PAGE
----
Small Wonders, Critter Stories: Millipedes

What is the difference between a centipede and a millipede, you may ask, and you would be forgiven for saying the number of legs!Centipede vs. Millipede: Pest Identification Guide FullScope

In actuality, they are both members of the Arthropod family and are members of the sub-group myriapods (many feet). 

About those legs – milli means thousand in Latin. The most ever recorded pairs of legs in a millipede was 750, until the discovery of a new species in 2021 which had 1,300!

Centi means one hundred, and centipedes and can have from 30 – 354 pairs, always an odd number, so now you know!

However, they do have some very different habits and lifestyles.

Let us start with the centipedes. Each segment of their body has one pair of legs which extend away from their body, giving a somewhat untidy appearance. Their long antennae are used to seek out prey. Seen side by side you can see that a centipede appears flatter than a millipede.

They can run quite fast and can give a nasty bite if provoked. 

FACT: Some very sensitive people may get a slight reaction to the bite.

They are predatory by nature, biting and injecting venom into their prey which consists of smaller insects such as earthworms, springtails, fly larvae and other centipedes.

Nocturnal in activity, they live in soil and detritus, and some species can live up to 10 years. They can be subject to dehydration in sunlight or dry areas, so they avoid heat and light.

Millipedes may look similar, but are quite different in habit.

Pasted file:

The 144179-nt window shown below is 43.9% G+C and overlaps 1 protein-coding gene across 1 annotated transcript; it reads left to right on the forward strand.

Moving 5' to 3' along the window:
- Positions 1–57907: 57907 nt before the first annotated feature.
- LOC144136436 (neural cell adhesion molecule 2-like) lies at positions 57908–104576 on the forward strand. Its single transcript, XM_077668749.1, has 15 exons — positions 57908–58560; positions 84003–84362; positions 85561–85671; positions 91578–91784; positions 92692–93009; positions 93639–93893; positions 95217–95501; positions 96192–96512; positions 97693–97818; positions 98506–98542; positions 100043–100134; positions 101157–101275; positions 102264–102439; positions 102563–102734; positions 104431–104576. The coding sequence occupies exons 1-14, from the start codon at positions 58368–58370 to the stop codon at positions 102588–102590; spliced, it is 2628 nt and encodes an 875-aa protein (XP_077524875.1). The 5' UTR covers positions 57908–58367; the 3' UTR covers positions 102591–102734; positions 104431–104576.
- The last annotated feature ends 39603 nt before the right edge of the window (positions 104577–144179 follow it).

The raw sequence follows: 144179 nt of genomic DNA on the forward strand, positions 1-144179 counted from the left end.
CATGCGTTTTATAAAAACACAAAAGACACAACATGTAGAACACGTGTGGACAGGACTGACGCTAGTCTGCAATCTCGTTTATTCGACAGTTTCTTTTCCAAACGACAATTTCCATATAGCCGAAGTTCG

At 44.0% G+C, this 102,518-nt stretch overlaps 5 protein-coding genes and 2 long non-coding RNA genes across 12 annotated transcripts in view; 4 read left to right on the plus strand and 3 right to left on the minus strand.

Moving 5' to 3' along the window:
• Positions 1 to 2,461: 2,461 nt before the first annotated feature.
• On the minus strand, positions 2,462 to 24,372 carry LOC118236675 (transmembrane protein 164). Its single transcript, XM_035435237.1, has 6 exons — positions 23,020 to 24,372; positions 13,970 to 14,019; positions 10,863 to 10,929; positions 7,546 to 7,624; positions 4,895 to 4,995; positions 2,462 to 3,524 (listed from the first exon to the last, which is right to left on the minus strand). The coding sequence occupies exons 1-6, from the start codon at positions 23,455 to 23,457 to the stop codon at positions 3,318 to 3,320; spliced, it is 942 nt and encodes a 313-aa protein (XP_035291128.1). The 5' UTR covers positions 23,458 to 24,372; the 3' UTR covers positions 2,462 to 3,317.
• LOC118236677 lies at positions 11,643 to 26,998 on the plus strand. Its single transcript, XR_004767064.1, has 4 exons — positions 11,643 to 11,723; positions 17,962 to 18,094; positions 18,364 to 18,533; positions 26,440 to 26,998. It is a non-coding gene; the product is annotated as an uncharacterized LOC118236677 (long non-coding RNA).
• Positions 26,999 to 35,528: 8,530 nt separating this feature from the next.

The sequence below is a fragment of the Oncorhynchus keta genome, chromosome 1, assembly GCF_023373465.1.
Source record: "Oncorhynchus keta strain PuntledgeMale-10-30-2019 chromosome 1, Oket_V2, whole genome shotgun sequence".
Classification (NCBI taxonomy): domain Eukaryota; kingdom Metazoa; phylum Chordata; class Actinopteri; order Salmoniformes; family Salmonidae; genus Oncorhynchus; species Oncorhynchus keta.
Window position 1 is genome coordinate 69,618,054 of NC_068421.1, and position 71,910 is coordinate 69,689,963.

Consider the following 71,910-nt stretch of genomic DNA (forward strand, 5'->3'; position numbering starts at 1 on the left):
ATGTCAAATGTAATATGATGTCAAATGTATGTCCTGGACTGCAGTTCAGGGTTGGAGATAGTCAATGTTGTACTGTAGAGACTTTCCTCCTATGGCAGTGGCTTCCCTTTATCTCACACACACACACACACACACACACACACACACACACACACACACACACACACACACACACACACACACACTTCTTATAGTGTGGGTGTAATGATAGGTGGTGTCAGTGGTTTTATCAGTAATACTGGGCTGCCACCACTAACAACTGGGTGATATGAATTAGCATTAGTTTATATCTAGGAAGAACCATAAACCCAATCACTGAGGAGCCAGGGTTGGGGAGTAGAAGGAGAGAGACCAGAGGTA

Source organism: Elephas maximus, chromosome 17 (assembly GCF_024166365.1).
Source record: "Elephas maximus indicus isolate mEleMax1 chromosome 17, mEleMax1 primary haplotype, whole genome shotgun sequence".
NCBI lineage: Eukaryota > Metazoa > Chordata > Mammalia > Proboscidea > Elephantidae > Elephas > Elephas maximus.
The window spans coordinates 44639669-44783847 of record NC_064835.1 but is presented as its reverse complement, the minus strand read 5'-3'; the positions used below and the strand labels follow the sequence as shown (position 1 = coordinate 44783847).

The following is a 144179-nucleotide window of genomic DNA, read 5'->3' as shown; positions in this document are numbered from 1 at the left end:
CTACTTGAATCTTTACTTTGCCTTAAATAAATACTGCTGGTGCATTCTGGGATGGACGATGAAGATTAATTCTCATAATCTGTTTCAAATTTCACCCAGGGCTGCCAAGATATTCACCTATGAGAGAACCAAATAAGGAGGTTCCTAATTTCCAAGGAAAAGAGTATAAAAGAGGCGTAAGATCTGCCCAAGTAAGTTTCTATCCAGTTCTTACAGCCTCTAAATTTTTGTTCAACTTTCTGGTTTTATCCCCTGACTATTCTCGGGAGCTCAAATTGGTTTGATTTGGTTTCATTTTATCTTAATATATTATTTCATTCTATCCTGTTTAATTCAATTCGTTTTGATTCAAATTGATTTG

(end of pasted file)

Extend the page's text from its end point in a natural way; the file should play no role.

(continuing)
Their bodies are much rounder and each body segment (except the first three) will have two pairs of legs. The legs are compact, giving the millipede a tidier appearance than the centipede. They are slow walkers – no rushing around with these little guys! Their antenna are quite short. 

FUN FACT: When threatened they will curl up into a neat little ball or spiral.

A Wandering Horde of...Millipedes - Insect Diagnostic Lab

They do not bite and are known as detrivores – that is they eat stuff like leaf litter, rotting logs etc. They are gentle and harmless. The two most common varieties you will find in the Finger Lakes are the Narceus americanus and the black and gold. The black and gold sports these colors as a warning. The insect contains a very small amount of cyanide in the body armor as a defense! It is unlikely to cause problems, but it is advisable to not pick these little fellows up. The Narceus is quite harmless and some folks keep them as low maintenance pets. They can live up to 2 years of age and grow to be four inches in length.

Just how do these creatures attain that length? The female will lay from 10-300 eggs in a prepared nest, few will provide “parental care”. When the eggs hatch, the millipedes are very small, but will periodically molt, shedding the exoskeleton to become larger with each successive molt.

While most folks see these creatures as “creepy crawlies”, the both serve a vital function in the ecosystem. The centipedes keep certain harmful bugs in check and will rarely attack your plants.

The millipedes are part of natures “clean-up” crew, reducing leaf litter, rotten wood etc. to a rich humus that provides accessible nutrition back to the earth.

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